Articulation as Skill, Articulation as Privilege

Context statement: Not all of the specific claims here are true. I want, rather, to highlight different strains of thought.


I like being around articulate people. Articulation is a skill one acquires, like so many other social skills, by actually flexing those muscles and seeing what works. So that articulate people have spent more time talking to people and understanding what they need to say to get through. Not only that, the fact that they talk more means that they have a better system of checks and balances for their thought; they’re more likely to have been pulled out of a rut of thought by someone else noticing that what they said doesn’t quite make sense.

Because of all this, a conversation with articulate people is more likely to be an interesting and provocative learning experience, even taking into account the fact that they’re also better at bulllshitting people.

Note, of course, that I’m not talking about charisma but about articulation; charisma is likely to have a subtracting effect.


And yet, and yet.


Articulation is a skill that needs to be developed. That development has to start somewhere. Forays into new things are hard, and often a certain sort of reaction to such an assay can be extremely detrimental.

And, of course, certain sorts of people are rather more likely to get such a reaction — the less charismatic rather than the charismatic, the abnormal over the normal (normality being measured on pretty much any axis), etc. We may call the property that causes this difference ‘privilege.’

Of course, even going beyond the first foray approximation mentioned above, these differences in reaction will persist, and venturing out into talking will always be a more comfortable risk for the privileged types, and therefore the set of articulate people will have a disproportionately high number of privileged types.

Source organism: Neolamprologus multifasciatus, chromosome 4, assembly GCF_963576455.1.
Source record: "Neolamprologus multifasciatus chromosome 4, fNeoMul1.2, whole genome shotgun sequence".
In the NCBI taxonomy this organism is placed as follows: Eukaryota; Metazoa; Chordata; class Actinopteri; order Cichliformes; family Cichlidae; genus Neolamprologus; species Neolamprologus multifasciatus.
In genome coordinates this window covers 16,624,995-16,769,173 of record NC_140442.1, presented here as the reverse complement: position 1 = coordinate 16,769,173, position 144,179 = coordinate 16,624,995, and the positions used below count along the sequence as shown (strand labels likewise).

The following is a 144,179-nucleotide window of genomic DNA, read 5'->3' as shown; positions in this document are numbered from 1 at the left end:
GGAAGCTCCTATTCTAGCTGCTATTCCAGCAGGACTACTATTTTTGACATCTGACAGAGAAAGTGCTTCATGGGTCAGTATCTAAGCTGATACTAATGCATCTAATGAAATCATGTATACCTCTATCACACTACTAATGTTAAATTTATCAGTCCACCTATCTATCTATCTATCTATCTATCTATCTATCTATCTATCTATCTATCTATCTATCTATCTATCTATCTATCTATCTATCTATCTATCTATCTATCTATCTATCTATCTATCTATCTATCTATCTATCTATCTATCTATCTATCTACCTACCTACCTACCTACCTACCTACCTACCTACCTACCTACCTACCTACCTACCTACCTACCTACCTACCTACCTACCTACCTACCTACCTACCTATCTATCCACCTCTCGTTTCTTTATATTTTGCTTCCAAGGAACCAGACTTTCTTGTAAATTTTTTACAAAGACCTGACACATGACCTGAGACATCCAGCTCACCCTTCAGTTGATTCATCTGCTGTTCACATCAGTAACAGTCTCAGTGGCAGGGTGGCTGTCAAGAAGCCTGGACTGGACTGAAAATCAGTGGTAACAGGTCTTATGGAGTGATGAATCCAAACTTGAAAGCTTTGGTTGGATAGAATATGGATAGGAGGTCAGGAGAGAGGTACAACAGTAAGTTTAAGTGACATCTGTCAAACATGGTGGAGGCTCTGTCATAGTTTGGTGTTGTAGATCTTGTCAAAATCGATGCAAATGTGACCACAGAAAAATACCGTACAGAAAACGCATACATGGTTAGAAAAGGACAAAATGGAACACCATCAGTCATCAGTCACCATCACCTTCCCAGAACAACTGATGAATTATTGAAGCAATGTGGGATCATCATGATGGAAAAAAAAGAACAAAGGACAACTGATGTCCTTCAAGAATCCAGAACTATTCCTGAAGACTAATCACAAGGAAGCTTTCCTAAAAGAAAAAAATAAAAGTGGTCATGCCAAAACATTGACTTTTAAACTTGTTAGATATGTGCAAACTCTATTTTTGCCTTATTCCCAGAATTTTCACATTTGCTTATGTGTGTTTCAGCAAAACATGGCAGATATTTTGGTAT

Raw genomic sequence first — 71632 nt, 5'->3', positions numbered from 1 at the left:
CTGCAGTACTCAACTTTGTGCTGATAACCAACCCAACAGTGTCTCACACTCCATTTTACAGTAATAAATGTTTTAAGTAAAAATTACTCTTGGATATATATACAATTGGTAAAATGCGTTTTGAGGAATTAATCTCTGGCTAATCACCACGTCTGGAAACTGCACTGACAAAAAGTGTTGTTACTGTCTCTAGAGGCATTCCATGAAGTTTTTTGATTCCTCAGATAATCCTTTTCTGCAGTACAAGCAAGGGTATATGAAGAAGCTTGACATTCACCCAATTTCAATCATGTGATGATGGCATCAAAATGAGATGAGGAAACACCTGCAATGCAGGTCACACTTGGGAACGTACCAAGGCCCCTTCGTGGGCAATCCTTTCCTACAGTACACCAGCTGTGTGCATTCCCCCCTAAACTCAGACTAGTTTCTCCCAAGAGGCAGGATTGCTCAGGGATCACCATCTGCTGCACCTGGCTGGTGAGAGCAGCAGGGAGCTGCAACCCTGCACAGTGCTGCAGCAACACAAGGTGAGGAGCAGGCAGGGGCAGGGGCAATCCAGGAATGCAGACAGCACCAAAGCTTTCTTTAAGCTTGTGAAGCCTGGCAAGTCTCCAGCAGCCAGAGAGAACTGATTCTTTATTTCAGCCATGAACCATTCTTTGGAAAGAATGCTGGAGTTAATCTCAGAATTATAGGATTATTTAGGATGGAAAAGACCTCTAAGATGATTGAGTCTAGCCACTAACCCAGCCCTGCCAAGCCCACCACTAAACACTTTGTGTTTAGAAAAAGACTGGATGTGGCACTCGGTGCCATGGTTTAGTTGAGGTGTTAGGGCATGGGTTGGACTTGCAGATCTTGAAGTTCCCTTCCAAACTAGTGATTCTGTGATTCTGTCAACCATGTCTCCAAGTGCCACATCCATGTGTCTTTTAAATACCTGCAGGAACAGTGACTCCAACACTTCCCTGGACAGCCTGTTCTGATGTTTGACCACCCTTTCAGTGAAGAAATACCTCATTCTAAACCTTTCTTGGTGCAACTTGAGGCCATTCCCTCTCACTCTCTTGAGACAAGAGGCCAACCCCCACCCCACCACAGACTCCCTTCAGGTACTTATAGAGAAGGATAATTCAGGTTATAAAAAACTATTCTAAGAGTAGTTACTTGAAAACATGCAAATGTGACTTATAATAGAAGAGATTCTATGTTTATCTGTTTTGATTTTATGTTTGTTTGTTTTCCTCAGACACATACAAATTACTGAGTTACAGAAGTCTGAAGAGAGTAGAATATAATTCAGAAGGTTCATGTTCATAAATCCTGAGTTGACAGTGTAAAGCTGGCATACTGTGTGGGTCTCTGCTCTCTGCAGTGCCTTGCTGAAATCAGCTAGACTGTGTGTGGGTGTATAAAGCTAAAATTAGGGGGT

So, going solely by present skill to pick one’s social group causes the group to manifest a suboptimal status quo (assuming, of course, that the more articulate people the merrier). And, quite possibly there’s a positive feedback effect of some sort in which being screened off from from articulate people makes articulation harder to develop for the others beyond a certain level.

What can you do? The skills are useful.

Well, what you can do is have a suboptimal group and pay more attention to non-articulate people, so that you’re at least locally evening the playing field by a small amount. The only way things will get better is if everyone does it. And, if everyone does it for long enough, the inherent suboptimality of skill-based discrimination should disappear.


And then, the non-discriminatory habit you developed earlier becomes a horrible habit of giving a leg up to boring people.

And, after all, people are fucks; habits become fixed without accompanying conditionals. And habits of thought, especially, are horrible things that, on fixing, disappear from view and become part of one’s sense of defaults.

All of which means, you can’t expect the habit of giving a leg up to go away when it’s no longer needed. So, we need to vocally push back towards skill-based discrimination once we’re at this point; just as vocally as we earlier pushed away from it.


I suspect that a lot of your political beliefs can probably be deduced by where in this essay you most thought, “aha! He gets it.” and where in this essay you thought I was an idiot.